Where to start...

Outboard designs up to 14'

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billy c
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Re: Where to start...

Post by billy c » Thu Nov 05, 2009 1:44 pm

would go a little wider with the blade unless you are doing lots of intricate work. 6tpi is ok. you can run 1/2" for most everything boat related. the Timberwolf is the blade i use. been running saws for 45 years and this is the best blade to date. it is thin kerf so doesnt require the tension of some of the blades.your runout will be nil and tracking/guiding along a line much improved. of course time on the saw will improve results too.
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Iggy
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Re: Where to start...

Post by Iggy » Thu Nov 05, 2009 3:46 pm

Ok now I am just plain jealous Bill. ;)

I will pick up a wider blade, I don't need any small curves really and I'd rather more stability and a straigher cut anyways to save myself work later.
Ian (aka Iggy)
My Malahini Build

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ttownshaw
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Re: Where to start...

Post by ttownshaw » Thu Nov 05, 2009 8:05 pm

Billy, if I ship my wood to you will you cut it for me.... :lol: :lol: :lol: :lol: :roll:
Bill

I told my wife we needed a three-car garage for my projects...she told me to ask her for permission next time before I buy a house.
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DaveLott
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Re: Where to start...

Post by DaveLott » Thu Nov 05, 2009 8:18 pm

ttownshaw wrote:Billy, if I ship my wood to you will you cut it for me.... :lol: :lol: :lol: :lol: :roll:

ME TOOOOOOO!!!!
Dave

Riviera build - the Midnight Cry Project
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Few things in the world measure up to the thrill and satisfaction of boating in a boat that you built.

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Dave Grason
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Re: Where to start...

Post by Dave Grason » Thu Nov 05, 2009 9:53 pm

Wow, you could sure bookmatch your covering boards.
Isn't it amazing!! The person that never has the fortitude to pursue his own dreams, will be the first to try and discourage you from pursuing yours.

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billy c
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Re: Where to start...

Post by billy c » Fri Nov 06, 2009 6:21 am

swing on up or send to NH and i'd gladly resaw for you! (may not send it back if it is real nice stuff :D )
once you have the bandsaw working properly, you find many uses for it. the thin kerf is much less hungry than the tablesaw thru the expensive woods too!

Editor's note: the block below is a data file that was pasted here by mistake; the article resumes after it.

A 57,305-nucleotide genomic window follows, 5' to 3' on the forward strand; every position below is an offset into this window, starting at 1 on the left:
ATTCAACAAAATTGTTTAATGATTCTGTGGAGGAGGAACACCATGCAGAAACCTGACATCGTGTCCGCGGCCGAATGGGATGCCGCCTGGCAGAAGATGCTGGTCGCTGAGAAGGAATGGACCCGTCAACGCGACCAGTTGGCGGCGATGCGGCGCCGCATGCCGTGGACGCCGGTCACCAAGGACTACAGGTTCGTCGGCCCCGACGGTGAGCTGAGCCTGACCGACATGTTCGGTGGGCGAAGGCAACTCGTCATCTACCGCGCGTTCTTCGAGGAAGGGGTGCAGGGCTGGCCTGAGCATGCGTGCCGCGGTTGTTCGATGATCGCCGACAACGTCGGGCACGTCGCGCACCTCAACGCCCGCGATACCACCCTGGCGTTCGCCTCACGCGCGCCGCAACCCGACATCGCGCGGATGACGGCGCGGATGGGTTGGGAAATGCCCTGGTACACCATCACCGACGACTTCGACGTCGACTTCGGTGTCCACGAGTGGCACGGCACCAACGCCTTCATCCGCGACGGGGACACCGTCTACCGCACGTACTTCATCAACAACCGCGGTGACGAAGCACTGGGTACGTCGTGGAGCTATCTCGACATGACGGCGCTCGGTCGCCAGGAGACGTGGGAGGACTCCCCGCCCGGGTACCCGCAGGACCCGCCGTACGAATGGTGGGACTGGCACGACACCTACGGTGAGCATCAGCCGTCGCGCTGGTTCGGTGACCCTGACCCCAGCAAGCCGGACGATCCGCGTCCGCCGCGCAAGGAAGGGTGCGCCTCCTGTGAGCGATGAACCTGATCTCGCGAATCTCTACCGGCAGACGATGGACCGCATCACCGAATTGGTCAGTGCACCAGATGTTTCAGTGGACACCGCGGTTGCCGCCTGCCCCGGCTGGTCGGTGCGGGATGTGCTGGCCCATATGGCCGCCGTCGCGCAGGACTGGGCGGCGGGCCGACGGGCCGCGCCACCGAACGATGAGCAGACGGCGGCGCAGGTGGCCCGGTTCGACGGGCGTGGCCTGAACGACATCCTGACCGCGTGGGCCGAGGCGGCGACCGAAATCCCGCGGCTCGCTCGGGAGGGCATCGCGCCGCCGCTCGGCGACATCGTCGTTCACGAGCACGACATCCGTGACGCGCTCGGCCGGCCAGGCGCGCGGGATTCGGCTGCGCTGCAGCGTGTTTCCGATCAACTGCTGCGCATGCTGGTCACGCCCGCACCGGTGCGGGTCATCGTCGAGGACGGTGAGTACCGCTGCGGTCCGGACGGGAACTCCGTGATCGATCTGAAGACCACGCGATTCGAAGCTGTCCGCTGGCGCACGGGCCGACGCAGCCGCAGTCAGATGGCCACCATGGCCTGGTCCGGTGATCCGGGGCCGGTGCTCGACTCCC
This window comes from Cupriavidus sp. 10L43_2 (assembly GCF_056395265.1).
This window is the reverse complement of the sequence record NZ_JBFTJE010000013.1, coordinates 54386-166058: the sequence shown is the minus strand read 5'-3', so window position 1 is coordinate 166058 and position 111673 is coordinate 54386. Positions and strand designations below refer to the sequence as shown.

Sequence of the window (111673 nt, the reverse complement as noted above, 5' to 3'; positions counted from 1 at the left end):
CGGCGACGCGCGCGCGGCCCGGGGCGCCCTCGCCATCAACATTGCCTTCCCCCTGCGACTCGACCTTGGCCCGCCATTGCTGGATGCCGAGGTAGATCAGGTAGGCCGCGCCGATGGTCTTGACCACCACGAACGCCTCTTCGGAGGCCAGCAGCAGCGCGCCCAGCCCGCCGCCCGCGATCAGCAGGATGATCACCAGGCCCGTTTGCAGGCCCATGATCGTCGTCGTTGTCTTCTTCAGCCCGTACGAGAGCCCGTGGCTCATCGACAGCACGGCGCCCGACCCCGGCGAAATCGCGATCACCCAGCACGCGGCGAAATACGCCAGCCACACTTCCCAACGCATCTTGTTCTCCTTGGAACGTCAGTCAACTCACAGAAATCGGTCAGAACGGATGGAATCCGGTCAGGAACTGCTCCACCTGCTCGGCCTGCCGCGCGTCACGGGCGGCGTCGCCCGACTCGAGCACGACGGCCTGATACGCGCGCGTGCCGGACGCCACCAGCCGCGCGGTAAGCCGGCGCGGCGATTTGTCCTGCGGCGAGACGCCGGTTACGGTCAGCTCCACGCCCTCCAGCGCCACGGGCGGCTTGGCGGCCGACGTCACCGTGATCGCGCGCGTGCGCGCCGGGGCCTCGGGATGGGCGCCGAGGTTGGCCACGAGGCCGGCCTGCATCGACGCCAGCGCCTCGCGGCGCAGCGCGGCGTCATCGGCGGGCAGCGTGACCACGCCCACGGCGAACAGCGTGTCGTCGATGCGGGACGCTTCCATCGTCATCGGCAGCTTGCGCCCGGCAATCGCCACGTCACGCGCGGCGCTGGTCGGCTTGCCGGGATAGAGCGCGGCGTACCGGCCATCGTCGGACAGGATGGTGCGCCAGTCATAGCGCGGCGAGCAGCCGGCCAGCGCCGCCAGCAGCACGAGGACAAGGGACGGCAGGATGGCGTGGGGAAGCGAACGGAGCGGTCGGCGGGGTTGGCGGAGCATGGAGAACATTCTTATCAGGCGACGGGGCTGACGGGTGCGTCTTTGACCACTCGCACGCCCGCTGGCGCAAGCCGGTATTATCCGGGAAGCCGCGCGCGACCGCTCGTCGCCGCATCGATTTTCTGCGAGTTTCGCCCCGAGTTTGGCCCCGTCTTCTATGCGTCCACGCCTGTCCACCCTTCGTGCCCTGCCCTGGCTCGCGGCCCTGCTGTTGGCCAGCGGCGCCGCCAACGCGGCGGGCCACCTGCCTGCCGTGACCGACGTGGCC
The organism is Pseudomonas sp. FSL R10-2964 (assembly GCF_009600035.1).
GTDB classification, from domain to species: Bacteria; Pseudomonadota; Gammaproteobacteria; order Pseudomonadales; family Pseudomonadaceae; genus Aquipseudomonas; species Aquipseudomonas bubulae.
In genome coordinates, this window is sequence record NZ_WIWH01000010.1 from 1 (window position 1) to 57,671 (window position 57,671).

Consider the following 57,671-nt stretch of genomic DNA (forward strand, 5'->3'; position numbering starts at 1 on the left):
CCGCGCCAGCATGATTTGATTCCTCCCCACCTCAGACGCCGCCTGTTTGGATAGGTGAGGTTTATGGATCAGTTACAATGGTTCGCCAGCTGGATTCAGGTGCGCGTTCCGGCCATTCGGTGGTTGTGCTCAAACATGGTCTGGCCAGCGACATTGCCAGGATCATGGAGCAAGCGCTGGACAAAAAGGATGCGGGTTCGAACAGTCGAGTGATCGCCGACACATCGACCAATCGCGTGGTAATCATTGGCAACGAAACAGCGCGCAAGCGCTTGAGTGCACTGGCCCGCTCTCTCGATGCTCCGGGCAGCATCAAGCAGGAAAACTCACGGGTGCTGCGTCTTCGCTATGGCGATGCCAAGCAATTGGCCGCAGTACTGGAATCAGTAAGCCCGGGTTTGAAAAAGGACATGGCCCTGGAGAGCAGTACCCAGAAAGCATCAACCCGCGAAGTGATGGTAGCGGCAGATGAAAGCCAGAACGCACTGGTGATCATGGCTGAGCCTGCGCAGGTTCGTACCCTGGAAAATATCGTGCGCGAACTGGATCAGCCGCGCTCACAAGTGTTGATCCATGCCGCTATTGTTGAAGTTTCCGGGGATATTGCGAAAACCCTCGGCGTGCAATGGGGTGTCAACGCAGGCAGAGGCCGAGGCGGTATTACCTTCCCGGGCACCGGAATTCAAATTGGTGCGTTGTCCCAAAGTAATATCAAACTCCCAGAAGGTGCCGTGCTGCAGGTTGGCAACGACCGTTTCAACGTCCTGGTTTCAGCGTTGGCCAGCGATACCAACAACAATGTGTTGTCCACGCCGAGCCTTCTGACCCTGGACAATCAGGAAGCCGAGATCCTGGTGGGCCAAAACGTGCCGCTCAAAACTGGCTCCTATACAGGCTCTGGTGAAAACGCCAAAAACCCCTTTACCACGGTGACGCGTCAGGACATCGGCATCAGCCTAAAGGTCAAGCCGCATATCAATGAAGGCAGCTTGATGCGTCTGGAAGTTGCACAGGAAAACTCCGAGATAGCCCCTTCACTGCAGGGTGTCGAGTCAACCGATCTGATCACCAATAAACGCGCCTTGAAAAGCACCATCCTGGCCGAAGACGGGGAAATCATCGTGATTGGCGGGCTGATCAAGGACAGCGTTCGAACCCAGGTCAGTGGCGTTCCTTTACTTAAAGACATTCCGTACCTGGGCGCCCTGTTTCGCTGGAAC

Ian if you get the new blade and need some help setting up just PM me.
-Billy
(insert Witty phrase here)
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Iggy
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Re: Where to start...

Post by Iggy » Fri Nov 06, 2009 1:58 pm

I've been wracking my brain as to how I want to do the top deck even though its a little ways off. I am challenged by all the incredible works of art done by the dozens and dozens of Glen-L boatmakers before me.. and I've been looking over them all in the customer photo directory. I am also challenged by my own workmanship limitations. I am not someone who has a natural talent for wood.. I enjoy it.. but my hands don't have the manual dexterity to make seams invisible or cut a flawless joint. Nosce te ipsum... I would have to recruit someone else to have them done to any acceptable level of quality. However, in the end, this is my baby... and even with all the flaws I am bound to make, she will float, she will move, and she will have many years in my family boating around western Canada.

So, my ambition has me thinking of doing the following:
Image

I want the entire deck to be as dark a finish as I can get (I may or may not stain it), and the thinner lines are intended to be a light color/contrasting wood.

Now, I just have to figure out how I am going to do it and with what materials. I have a few things in mind, but want to get a little further and get more experience handing the lumber/plywood I have before I commit to any particular method.
Ian (aka Iggy)
My Malahini Build

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billy c
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Re: Where to start...

Post by billy c » Fri Nov 06, 2009 2:28 pm